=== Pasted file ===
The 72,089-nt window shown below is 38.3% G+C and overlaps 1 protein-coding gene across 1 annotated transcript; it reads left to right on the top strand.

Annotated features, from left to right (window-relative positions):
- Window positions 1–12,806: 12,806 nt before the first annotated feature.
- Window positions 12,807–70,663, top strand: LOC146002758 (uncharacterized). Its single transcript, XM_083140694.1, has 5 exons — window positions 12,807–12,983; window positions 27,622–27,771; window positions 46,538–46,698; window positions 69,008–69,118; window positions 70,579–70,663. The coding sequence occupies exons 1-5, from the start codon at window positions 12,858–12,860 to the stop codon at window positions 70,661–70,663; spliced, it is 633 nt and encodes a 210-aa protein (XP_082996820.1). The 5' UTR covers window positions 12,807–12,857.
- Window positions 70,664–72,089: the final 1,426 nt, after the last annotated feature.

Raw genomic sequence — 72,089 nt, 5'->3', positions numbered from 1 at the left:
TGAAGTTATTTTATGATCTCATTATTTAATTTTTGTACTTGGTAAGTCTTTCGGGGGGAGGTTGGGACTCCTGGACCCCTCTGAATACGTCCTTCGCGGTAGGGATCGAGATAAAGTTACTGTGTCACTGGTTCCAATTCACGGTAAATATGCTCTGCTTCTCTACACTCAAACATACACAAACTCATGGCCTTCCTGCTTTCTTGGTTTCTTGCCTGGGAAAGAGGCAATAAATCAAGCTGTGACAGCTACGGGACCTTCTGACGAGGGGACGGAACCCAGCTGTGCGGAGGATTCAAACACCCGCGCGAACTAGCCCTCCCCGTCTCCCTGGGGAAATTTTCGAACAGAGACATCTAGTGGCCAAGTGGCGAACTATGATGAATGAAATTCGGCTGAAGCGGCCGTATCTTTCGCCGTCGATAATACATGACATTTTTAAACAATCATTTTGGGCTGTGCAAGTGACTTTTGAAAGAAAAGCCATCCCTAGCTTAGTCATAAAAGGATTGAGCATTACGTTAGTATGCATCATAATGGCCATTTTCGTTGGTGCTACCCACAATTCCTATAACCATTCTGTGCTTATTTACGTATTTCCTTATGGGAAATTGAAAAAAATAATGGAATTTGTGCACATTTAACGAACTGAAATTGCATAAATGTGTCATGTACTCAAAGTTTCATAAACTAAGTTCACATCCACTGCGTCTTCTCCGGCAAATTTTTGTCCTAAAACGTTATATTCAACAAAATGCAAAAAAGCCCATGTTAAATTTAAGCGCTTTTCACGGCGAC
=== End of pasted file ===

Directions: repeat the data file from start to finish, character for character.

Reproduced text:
The 72,089-nt window shown below is 38.3% G+C and overlaps 1 protein-coding gene across 1 annotated transcript; it reads left to right on the top strand.

Annotated features, from left to right (window-relative positions):
- Window positions 1–12,806: 12,806 nt before the first annotated feature.
- Window positions 12,807–70,663, top strand: LOC146002758 (uncharacterized). Its single transcript, XM_083140694.1, has 5 exons — window positions 12,807–12,983; window positions 27,622–27,771; window positions 46,538–46,698; window positions 69,008–69,118; window positions 70,579–70,663. The coding sequence occupies exons 1-5, from the start codon at window positions 12,858–12,860 to the stop codon at window positions 70,661–70,663; spliced, it is 633 nt and encodes a 210-aa protein (XP_082996820.1). The 5' UTR covers window positions 12,807–12,857.
- Window positions 70,664–72,089: the final 1,426 nt, after the last annotated feature.

Raw genomic sequence — 72,089 nt, 5'->3', positions numbered from 1 at the left:
TGAAGTTATTTTATGATCTCATTATTTAATTTTTGTACTTGGTAAGTCTTTCGGGGGGAGGTTGGGACTCCTGGACCCCTCTGAATACGTCCTTCGCGGTAGGGATCGAGATAAAGTTACTGTGTCACTGGTTCCAATTCACGGTAAATATGCTCTGCTTCTCTACACTCAAACATACACAAACTCATGGCCTTCCTGCTTTCTTGGTTTCTTGCCTGGGAAAGAGGCAATAAATCAAGCTGTGACAGCTACGGGACCTTCTGACGAGGGGACGGAACCCAGCTGTGCGGAGGATTCAAACACCCGCGCGAACTAGCCCTCCCCGTCTCCCTGGGGAAATTTTCGAACAGAGACATCTAGTGGCCAAGTGGCGAACTATGATGAATGAAATTCGGCTGAAGCGGCCGTATCTTTCGCCGTCGATAATACATGACATTTTTAAACAATCATTTTGGGCTGTGCAAGTGACTTTTGAAAGAAAAGCCATCCCTAGCTTAGTCATAAAAGGATTGAGCATTACGTTAGTATGCATCATAATGGCCATTTTCGTTGGTGCTACCCACAATTCCTATAACCATTCTGTGCTTATTTACGTATTTCCTTATGGGAAATTGAAAAAAATAATGGAATTTGTGCACATTTAACGAACTGAAATTGCATAAATGTGTCATGTACTCAAAGTTTCATAAACTAAGTTCACATCCACTGCGTCTTCTCCGGCAAATTTTTGTCCTAAAACGTTATATTCAACAAAATGCAAAAAAGCCCATGTTAAATTTAAGCGCTTTTCACGGCGAC